In truth, Ronnie represents the true American sociopath mentality that our country needs to win the war in Iraq. The whole place could be burning down around them and they'd still be fist-pumping to Metallica--oblivious--just happy to be there, happy to have at least some Iraqis who like them. You can't tell a guy like Ronnie he's a lost soul, or that his war can't be won, and that's perhaps the greatest victory America can have, the victory of embracing in full the Don Quixote madness that bravely and finally makes sense of our fucked-up planet. That's why we like George W., or Sarah Palin... in crazy times, we need a crazy leader. When reality sucks, vote for the space cadet. All America is a lost Sancho Panza, in search of just such a nutjob.
It's a hard character to capture, which is why the film deserves an elevated status it can't get thanks to its association as 'the other Paul Blart.' John Goodman in BIG LIEBOWSKI came close but tried too hard and became spittle-flecked and unpleasant by the end; Thornton in BAD SANTA similarly was too busy "trying" to be offensive to register fully; but Hill and Rogen get it juuuust right: Ronnie is every self-conscious young male whose had to repress the urge to punch out rude customers, bosses or co-workers, only unlike most of us, he's touched glorious bottom in the abyss where he's Dirty Harry times King Arthur, no matter what anyone says.
In order to appreciate such rampages, it helps to have lived some formative years under the weight deep-seated socially-inflicted repression, i.e. in the suburbs. Watching a superhero punch out a bad guy trying to blow up the world, that's just abstraction, but watching Ronnie run down a skate punk and crack him on the back of the head for no real reason? That's catharsis (presuming you've ever been annoyed by skate punks). In 1991, for example, I cheered for example, like my team won the world series, when Cyberdyne Systems HQ blew up in TERMINATOR 2, because my own place of employment at the time, Ortho Pharmaceuticals in Bridgewater, NJ, looked just like it. No offense to Ortho (I was a mail room temp) - I loved the people, and got a discount on Monotstat 7 at the company store, but you know how it is - everyone in the theater thought I was insane, but I was beyond caring. I'd been set free, for a hot second.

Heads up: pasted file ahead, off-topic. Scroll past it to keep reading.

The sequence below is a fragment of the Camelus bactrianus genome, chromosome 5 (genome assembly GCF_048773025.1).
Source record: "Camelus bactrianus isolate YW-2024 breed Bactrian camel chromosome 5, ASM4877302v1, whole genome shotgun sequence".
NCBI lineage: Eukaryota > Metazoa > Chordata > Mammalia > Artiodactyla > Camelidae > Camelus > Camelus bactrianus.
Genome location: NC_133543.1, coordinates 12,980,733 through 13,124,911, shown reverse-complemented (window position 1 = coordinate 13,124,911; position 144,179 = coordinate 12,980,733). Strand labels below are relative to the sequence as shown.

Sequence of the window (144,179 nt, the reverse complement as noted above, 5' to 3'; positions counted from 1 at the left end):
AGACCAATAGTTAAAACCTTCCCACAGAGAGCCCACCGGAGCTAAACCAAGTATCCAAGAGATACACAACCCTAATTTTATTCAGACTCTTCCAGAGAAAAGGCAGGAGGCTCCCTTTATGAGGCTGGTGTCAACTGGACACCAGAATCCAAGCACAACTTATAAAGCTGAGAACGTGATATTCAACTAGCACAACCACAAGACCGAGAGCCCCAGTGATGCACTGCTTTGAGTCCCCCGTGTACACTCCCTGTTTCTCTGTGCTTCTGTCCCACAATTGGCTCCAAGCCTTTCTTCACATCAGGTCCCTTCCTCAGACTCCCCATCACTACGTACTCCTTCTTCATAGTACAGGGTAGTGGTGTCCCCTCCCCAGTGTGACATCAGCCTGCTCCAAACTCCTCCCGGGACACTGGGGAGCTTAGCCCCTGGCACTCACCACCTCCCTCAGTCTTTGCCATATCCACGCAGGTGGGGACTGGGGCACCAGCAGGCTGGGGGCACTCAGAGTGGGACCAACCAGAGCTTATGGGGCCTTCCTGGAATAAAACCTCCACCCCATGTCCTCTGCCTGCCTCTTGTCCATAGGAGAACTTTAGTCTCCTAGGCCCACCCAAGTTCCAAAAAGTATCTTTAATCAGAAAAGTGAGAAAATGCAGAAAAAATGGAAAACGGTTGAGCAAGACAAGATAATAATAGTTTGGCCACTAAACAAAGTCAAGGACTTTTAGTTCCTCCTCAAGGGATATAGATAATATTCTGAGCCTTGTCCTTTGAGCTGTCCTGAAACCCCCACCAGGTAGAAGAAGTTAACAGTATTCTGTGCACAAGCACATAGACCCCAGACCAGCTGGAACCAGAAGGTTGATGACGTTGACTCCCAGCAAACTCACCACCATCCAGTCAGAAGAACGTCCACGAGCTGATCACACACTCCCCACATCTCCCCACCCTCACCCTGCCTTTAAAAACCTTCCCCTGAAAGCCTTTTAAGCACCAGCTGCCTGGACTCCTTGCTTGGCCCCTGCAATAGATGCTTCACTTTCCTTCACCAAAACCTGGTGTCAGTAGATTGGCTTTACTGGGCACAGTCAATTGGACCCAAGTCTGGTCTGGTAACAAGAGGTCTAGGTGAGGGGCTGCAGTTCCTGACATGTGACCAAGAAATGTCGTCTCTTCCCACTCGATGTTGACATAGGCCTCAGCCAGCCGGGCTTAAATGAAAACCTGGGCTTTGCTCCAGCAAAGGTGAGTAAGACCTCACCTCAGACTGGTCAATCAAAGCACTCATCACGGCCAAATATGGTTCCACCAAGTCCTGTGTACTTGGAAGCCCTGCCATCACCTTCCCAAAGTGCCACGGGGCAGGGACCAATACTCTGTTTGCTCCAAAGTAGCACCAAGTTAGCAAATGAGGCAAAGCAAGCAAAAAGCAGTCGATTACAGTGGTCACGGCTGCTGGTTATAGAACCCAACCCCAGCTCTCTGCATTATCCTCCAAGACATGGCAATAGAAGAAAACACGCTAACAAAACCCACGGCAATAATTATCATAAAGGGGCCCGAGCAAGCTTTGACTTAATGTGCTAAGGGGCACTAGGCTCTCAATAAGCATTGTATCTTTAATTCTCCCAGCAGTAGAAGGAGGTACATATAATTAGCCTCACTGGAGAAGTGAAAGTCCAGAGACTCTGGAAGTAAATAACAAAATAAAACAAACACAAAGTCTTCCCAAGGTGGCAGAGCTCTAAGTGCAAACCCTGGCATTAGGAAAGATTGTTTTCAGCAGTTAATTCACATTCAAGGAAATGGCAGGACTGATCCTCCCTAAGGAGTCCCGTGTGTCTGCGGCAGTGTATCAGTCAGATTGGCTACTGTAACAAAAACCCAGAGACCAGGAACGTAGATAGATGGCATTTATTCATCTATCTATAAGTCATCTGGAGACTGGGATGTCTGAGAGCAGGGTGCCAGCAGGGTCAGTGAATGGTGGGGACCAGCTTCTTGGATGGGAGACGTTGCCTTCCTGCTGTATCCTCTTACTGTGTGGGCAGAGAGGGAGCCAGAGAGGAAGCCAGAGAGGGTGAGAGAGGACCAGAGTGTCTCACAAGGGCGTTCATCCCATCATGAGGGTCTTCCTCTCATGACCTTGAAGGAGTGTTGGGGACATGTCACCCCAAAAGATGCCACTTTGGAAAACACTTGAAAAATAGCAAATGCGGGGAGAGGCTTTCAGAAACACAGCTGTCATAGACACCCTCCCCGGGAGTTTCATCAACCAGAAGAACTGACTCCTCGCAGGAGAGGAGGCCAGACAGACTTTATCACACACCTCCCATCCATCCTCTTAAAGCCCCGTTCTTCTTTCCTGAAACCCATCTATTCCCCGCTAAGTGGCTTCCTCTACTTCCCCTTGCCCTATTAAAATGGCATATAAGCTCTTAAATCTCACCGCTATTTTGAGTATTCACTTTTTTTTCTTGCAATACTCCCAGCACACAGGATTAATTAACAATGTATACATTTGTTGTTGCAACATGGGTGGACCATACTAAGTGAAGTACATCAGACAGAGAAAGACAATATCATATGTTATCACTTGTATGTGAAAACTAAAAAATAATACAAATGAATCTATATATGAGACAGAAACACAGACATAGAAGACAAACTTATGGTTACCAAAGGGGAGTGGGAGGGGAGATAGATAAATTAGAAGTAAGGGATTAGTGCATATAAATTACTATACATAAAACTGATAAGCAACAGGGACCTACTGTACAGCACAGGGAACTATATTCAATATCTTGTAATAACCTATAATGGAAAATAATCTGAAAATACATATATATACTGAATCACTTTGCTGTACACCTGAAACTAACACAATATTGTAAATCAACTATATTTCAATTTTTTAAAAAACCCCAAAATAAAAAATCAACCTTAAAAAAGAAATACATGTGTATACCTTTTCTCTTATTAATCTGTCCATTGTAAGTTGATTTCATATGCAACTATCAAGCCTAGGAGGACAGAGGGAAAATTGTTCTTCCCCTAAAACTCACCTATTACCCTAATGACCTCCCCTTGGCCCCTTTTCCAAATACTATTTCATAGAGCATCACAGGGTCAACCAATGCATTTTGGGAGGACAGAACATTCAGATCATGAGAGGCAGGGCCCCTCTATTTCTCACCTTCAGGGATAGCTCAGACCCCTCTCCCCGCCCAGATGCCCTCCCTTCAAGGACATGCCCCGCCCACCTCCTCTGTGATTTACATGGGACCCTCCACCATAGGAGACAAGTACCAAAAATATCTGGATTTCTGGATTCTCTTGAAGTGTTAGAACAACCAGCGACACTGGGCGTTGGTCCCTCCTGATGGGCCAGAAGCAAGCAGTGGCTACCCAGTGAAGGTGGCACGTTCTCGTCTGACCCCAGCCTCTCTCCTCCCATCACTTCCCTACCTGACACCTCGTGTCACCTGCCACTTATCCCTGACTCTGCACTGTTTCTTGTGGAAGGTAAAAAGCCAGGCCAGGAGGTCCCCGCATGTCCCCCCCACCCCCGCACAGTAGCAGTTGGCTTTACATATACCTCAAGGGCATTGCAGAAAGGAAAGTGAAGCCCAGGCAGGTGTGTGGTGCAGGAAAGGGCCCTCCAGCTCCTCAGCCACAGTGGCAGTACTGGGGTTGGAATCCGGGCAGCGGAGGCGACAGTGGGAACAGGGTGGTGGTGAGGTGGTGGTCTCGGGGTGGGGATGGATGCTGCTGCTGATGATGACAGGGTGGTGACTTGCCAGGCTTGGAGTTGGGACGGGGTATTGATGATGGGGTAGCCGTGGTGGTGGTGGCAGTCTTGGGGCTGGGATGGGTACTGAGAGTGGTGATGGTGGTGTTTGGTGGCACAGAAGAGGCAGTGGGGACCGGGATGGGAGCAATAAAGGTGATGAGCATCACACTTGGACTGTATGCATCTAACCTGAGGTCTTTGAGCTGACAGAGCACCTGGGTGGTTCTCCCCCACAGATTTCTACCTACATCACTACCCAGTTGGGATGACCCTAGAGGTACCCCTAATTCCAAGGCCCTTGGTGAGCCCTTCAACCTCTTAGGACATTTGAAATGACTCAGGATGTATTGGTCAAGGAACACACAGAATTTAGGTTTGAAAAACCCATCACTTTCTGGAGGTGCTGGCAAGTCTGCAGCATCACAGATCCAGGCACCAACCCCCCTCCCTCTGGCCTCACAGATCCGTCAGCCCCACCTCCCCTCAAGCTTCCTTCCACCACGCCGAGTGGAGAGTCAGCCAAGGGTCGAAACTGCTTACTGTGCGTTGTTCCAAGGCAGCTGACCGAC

It's characters like Ronnie whom our big dumb war is meant for; their raging violent streak needs an outlet, and its better to just give them guns and send them far far away. War gets them out of their parent's house... war belongs to them, was made to serve that American muttonheaded will to kick ass and chew bubble gum, and common sense be damned.
The second closest auteur to reach Hill's level of subversive deadpan comic genius is actually horror icon John Carpenter, particularly in THEY LIVE (1988), with Rowdy Roddy Piper [pictured above] which brings us to THE WRESTLER. And of course, the promo for the National Guard with Kid Rock singing "American Warrior!" (Read my take on that here)